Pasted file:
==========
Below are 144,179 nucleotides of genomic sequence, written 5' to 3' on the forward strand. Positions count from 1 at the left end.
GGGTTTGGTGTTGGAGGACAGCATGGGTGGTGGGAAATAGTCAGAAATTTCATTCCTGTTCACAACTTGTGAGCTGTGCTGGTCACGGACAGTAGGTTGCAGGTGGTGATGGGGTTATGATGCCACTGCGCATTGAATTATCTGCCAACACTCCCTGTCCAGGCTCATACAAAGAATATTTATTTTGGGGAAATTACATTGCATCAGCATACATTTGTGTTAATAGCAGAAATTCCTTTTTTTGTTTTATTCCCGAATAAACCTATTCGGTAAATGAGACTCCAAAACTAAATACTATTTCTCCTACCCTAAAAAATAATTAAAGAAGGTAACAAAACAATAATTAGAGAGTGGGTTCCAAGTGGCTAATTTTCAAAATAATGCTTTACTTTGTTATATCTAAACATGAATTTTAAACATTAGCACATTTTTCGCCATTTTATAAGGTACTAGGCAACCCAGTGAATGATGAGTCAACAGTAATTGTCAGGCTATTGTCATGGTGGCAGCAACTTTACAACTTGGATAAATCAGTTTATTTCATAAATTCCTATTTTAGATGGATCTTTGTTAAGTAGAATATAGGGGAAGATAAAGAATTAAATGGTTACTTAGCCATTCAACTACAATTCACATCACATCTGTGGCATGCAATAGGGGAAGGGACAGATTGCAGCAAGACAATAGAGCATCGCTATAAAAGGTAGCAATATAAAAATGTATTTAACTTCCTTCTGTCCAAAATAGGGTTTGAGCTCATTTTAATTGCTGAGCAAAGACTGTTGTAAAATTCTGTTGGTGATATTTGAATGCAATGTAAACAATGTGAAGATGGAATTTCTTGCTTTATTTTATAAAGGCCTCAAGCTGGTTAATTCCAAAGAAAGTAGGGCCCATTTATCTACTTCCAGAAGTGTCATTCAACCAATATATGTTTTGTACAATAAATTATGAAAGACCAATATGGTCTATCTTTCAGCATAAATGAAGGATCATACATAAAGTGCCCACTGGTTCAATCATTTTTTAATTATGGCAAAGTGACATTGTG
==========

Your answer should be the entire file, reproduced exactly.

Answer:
Below are 144,179 nucleotides of genomic sequence, written 5' to 3' on the forward strand. Positions count from 1 at the left end.
GGGTTTGGTGTTGGAGGACAGCATGGGTGGTGGGAAATAGTCAGAAATTTCATTCCTGTTCACAACTTGTGAGCTGTGCTGGTCACGGACAGTAGGTTGCAGGTGGTGATGGGGTTATGATGCCACTGCGCATTGAATTATCTGCCAACACTCCCTGTCCAGGCTCATACAAAGAATATTTATTTTGGGGAAATTACATTGCATCAGCATACATTTGTGTTAATAGCAGAAATTCCTTTTTTTGTTTTATTCCCGAATAAACCTATTCGGTAAATGAGACTCCAAAACTAAATACTATTTCTCCTACCCTAAAAAATAATTAAAGAAGGTAACAAAACAATAATTAGAGAGTGGGTTCCAAGTGGCTAATTTTCAAAATAATGCTTTACTTTGTTATATCTAAACATGAATTTTAAACATTAGCACATTTTTCGCCATTTTATAAGGTACTAGGCAACCCAGTGAATGATGAGTCAACAGTAATTGTCAGGCTATTGTCATGGTGGCAGCAACTTTACAACTTGGATAAATCAGTTTATTTCATAAATTCCTATTTTAGATGGATCTTTGTTAAGTAGAATATAGGGGAAGATAAAGAATTAAATGGTTACTTAGCCATTCAACTACAATTCACATCACATCTGTGGCATGCAATAGGGGAAGGGACAGATTGCAGCAAGACAATAGAGCATCGCTATAAAAGGTAGCAATATAAAAATGTATTTAACTTCCTTCTGTCCAAAATAGGGTTTGAGCTCATTTTAATTGCTGAGCAAAGACTGTTGTAAAATTCTGTTGGTGATATTTGAATGCAATGTAAACAATGTGAAGATGGAATTTCTTGCTTTATTTTATAAAGGCCTCAAGCTGGTTAATTCCAAAGAAAGTAGGGCCCATTTATCTACTTCCAGAAGTGTCATTCAACCAATATATGTTTTGTACAATAAATTATGAAAGACCAATATGGTCTATCTTTCAGCATAAATGAAGGATCATACATAAAGTGCCCACTGGTTCAATCATTTTTTAATTATGGCAAAGTGACATTGTG